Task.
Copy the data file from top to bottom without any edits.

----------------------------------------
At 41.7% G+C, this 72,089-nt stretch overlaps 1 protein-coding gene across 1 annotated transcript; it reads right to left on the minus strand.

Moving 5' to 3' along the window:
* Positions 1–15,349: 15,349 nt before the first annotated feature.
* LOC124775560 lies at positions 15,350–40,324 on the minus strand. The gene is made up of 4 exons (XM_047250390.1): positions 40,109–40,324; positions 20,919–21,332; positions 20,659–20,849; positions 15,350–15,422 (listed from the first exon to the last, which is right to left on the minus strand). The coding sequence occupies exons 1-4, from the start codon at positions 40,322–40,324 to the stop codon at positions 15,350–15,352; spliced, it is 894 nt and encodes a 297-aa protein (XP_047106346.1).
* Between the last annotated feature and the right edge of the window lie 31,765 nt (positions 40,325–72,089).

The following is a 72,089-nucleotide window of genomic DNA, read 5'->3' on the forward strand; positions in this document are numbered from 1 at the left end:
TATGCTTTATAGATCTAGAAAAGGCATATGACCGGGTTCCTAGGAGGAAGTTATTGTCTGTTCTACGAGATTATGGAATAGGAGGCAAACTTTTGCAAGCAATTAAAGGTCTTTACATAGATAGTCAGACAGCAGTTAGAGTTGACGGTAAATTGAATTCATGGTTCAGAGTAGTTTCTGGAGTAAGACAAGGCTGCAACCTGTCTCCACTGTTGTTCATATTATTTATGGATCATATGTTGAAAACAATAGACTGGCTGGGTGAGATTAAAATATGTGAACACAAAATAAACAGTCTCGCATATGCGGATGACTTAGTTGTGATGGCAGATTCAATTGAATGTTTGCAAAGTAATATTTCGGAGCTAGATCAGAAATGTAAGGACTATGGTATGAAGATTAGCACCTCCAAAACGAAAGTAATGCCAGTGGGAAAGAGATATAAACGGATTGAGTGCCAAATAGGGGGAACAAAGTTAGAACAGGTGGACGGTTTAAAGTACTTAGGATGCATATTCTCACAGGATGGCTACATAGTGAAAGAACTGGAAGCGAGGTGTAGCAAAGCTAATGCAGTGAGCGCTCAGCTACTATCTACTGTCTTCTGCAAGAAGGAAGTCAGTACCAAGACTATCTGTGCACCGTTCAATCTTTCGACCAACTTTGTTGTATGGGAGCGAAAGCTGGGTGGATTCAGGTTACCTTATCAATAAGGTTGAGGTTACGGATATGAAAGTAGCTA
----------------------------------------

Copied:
At 41.7% G+C, this 72,089-nt stretch overlaps 1 protein-coding gene across 1 annotated transcript; it reads right to left on the minus strand.

Moving 5' to 3' along the window:
* Positions 1–15,349: 15,349 nt before the first annotated feature.
* LOC124775560 lies at positions 15,350–40,324 on the minus strand. The gene is made up of 4 exons (XM_047250390.1): positions 40,109–40,324; positions 20,919–21,332; positions 20,659–20,849; positions 15,350–15,422 (listed from the first exon to the last, which is right to left on the minus strand). The coding sequence occupies exons 1-4, from the start codon at positions 40,322–40,324 to the stop codon at positions 15,350–15,352; spliced, it is 894 nt and encodes a 297-aa protein (XP_047106346.1).
* Between the last annotated feature and the right edge of the window lie 31,765 nt (positions 40,325–72,089).

The following is a 72,089-nucleotide window of genomic DNA, read 5'->3' on the forward strand; positions in this document are numbered from 1 at the left end:
TATGCTTTATAGATCTAGAAAAGGCATATGACCGGGTTCCTAGGAGGAAGTTATTGTCTGTTCTACGAGATTATGGAATAGGAGGCAAACTTTTGCAAGCAATTAAAGGTCTTTACATAGATAGTCAGACAGCAGTTAGAGTTGACGGTAAATTGAATTCATGGTTCAGAGTAGTTTCTGGAGTAAGACAAGGCTGCAACCTGTCTCCACTGTTGTTCATATTATTTATGGATCATATGTTGAAAACAATAGACTGGCTGGGTGAGATTAAAATATGTGAACACAAAATAAACAGTCTCGCATATGCGGATGACTTAGTTGTGATGGCAGATTCAATTGAATGTTTGCAAAGTAATATTTCGGAGCTAGATCAGAAATGTAAGGACTATGGTATGAAGATTAGCACCTCCAAAACGAAAGTAATGCCAGTGGGAAAGAGATATAAACGGATTGAGTGCCAAATAGGGGGAACAAAGTTAGAACAGGTGGACGGTTTAAAGTACTTAGGATGCATATTCTCACAGGATGGCTACATAGTGAAAGAACTGGAAGCGAGGTGTAGCAAAGCTAATGCAGTGAGCGCTCAGCTACTATCTACTGTCTTCTGCAAGAAGGAAGTCAGTACCAAGACTATCTGTGCACCGTTCAATCTTTCGACCAACTTTGTTGTATGGGAGCGAAAGCTGGGTGGATTCAGGTTACCTTATCAATAAGGTTGAGGTTACGGATATGAAAGTAGCTA